Fifty years after the Federal Drug Administration approved a prescription birth control pill, the first over-the-counter birth control pill is available to the public without a prescription at most pharmacies, convenience stores, and grocery stores, as well as online.

Opill’s availability starting Monday comes two years after the U.S. Supreme Court struck down the constitutional right to abortion in Roe vs. Wade, shining a spotlight on the heated debate over birth control and a woman’s right to choose. So far, no individual states or jurisdictions have proposed restrictions on the sale of Opill, although experts say age restrictions are likely to be imposed on sales.

Walgreens and CVS will soon carry Opill in stores once shipments arrive, but customers can already purchase the pill online at and Amazon. Perrigo, the pharmaceutical company that distributes Opill, cannot say how many purchases have already been made, but more than 1,700 orders for the 24- and 84-count supplies have already been sold on Amazon in two days.

“You don’t have to consult a doctor or undergo a physical exam from a health care provider, you can simply order delivery to your home, expanding access,” said Khiara M. Bridges, a law professor at UC Berkeley who studies reproductive rights.

Bridges said Opill’s online sales will help provide access to contraception for people living in remote or rural areas, as well as victims of domestic violence. “Any time travel is required, there is the potential for a barrier to entry.”

She pointed out that costs could be a prohibitive barrier for low-income people; A pack of 24 Opill costs $20 and a pack of 84 costs $50.

“Because these are not prescriptions, the user of the drug must cover the entire cost of the drug,” Bridges said. And that could limit access for people who rely on insurance to pay for their birth control medications. “This is not the final solution.”

Dr. Ashely Jeanlus, an obstetrician-gynecologist at UC San Francisco, said there may be health reasons why her patients would prefer the progestrin-only Opill over a prescription contraceptive that contains a combination of progestrin and estrogen.

“I would never offer it [medication containing estrogen] for someone who has had blood clots or strokes or … who has chronic high blood pressure that is not controlled,” Jeanlus said of the increased risk of adverse side effects for these populations. She said transgender patients undergoing hormone replacement therapy may also prefer to avoid medications with estrogen.

According to clinical studies, the pill was found to be 98% effective when taken within the same three-hour window every day. As with many other forms of contraception, birth control pills have common but mild side effects. the FDA announced online, such as “irregular vaginal bleeding, nausea, breast tenderness and headaches.” The FDA warns that Opill is not suitable for people who have had or have breast cancer.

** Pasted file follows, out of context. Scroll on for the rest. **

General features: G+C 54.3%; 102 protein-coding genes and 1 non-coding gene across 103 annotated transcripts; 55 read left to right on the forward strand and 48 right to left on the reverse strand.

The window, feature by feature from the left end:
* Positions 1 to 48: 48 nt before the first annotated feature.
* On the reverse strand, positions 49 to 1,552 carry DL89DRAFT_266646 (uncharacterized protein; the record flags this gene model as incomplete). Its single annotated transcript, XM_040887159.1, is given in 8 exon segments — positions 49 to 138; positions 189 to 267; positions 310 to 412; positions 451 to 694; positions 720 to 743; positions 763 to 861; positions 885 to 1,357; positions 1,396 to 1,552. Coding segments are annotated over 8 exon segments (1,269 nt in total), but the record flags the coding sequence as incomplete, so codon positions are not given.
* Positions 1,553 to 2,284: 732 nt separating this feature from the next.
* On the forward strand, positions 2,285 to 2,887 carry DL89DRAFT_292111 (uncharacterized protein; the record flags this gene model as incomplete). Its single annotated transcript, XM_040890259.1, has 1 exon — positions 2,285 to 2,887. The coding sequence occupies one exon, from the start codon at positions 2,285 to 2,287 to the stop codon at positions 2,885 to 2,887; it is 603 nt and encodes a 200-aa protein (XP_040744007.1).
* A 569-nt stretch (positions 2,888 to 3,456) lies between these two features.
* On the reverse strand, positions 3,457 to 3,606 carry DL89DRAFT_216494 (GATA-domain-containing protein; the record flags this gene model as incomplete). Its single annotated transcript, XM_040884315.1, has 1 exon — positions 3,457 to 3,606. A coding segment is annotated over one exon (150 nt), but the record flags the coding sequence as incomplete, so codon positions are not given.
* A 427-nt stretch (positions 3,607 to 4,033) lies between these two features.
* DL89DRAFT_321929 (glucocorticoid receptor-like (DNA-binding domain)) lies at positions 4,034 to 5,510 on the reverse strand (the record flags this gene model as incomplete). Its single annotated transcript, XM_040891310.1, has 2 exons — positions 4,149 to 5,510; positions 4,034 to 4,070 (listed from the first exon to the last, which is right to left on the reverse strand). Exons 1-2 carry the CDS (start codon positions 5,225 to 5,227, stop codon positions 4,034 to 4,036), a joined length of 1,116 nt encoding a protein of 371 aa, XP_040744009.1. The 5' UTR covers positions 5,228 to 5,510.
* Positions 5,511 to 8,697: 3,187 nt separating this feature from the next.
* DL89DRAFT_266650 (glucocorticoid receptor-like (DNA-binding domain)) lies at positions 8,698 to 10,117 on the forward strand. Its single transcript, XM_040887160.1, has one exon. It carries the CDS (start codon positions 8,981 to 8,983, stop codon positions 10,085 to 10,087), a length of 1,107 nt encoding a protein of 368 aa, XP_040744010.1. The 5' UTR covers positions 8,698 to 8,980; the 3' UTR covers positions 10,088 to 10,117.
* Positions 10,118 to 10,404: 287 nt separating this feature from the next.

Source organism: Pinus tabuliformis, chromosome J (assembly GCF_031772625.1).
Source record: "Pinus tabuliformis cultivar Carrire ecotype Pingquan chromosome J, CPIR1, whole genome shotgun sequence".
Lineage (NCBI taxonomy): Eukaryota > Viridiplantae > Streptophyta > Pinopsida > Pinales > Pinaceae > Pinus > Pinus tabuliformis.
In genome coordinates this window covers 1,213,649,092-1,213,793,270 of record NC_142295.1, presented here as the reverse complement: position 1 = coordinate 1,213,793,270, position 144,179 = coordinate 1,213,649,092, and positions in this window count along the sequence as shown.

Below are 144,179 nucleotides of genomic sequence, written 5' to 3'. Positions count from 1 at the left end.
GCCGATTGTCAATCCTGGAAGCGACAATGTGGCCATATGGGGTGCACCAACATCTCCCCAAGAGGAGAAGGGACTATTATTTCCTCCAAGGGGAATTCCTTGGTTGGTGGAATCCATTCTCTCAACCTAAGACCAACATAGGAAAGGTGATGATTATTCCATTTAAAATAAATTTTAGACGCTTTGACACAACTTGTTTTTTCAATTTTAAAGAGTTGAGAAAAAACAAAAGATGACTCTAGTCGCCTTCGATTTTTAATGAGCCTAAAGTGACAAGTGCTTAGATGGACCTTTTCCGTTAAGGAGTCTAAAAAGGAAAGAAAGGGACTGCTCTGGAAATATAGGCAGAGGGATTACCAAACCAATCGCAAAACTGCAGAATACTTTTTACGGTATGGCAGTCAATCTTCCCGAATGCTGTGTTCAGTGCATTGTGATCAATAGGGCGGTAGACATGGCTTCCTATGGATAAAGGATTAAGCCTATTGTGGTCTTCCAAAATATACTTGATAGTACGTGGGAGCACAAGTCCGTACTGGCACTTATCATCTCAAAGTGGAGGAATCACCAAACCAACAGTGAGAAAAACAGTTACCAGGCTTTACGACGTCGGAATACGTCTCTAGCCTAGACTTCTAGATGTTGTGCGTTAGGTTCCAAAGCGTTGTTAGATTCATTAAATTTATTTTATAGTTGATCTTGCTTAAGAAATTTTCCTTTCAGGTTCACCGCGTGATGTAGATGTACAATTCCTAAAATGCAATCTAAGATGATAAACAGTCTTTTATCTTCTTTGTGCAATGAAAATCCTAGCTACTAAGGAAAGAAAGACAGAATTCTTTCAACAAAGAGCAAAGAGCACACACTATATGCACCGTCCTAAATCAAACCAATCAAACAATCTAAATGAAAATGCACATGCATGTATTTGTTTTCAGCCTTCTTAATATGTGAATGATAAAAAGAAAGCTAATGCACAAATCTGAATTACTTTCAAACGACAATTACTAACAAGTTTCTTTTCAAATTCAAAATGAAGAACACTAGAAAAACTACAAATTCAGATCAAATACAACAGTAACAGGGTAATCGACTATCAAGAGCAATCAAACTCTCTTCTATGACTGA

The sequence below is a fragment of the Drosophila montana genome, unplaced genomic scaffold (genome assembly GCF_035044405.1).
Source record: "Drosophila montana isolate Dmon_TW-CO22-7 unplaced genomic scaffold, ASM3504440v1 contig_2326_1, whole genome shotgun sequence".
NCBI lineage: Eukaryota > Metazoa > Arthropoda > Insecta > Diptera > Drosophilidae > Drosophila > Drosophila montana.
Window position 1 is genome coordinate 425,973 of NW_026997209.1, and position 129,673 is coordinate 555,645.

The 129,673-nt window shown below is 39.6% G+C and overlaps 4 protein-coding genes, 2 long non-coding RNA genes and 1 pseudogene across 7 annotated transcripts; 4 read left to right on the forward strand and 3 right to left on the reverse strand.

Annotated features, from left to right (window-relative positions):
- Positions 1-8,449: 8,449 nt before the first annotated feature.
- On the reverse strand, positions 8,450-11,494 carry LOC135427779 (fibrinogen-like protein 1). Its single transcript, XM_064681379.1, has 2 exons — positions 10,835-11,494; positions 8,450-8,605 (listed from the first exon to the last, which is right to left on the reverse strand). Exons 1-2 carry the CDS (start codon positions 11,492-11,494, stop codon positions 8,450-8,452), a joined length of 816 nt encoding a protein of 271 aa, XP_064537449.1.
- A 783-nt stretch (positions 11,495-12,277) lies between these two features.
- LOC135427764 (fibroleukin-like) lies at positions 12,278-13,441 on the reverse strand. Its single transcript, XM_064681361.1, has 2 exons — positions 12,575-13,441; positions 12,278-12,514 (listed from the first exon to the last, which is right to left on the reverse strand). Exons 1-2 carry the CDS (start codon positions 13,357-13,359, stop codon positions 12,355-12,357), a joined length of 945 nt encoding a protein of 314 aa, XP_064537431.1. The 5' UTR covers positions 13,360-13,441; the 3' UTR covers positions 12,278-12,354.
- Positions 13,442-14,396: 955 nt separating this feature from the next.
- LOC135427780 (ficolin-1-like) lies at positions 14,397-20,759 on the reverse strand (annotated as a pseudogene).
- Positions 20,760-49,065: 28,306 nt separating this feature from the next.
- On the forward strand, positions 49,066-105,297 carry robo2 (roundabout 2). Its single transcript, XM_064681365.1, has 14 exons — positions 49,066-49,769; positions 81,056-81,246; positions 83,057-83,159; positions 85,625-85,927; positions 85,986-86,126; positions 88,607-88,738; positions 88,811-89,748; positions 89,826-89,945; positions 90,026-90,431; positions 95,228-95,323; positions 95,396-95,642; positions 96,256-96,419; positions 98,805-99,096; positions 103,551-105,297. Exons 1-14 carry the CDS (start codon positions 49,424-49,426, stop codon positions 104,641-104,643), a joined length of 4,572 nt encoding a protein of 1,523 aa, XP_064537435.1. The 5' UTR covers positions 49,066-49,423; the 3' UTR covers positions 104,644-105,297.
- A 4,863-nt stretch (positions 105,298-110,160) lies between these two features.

Triona Schmelter, executive director of Perrigo, said Opill is safe for HIV-positive people to take, although its effectiveness can be reduced by HIV/AIDS medications and individuals should consult their doctor. Progestin pills already existed available in the UK As of 2021, the pill no longer requires a prescription, and the FDA approved norgestrel, a type of progestin, as a prescription drug in 1973. The approval process for this pill to become commercially available in the United States took 50 years.

In some parts of the country, challenges to reproductive resources have increased since the Roe and Wade reversal in 2022, and Jeanlus is concerned about what it all means for the quality of patient care she can provide.

“They limit people’s access to choice and self-determination and then actually cause chaos in the medical health care system,” Jeanlus said.

Last month, in vitro fertilization services in Alabama were thrown into disarray when the state Supreme Court ruled that frozen embryos counted as children before the state granted IVF immunity.

Bridges believes that the political backlash against abortion and birth control is because “large segments of the population strongly believe that sex is for procreation and should only occur within marriage” and do not want young people to have casual sex. This is because Americans are having less sex overall, and a UCLA study showed that Generation Z was averse to seeing sex on screen.

But Bridges said Opill could become as commonplace as condoms offered for free in a college campus restroom. During pop star Olivia Rodrigo’s “Guts” tour, abortion rights organizations gave her away emergency contraceptives and condoms until her team asked her to stop.

Bridges wants Opill to be accessible everywhere in public spaces in the future. “The easier it is to get medication, the better it is for everyone,” she said. “But certainly for people who haven’t had access to reproductive health care.”

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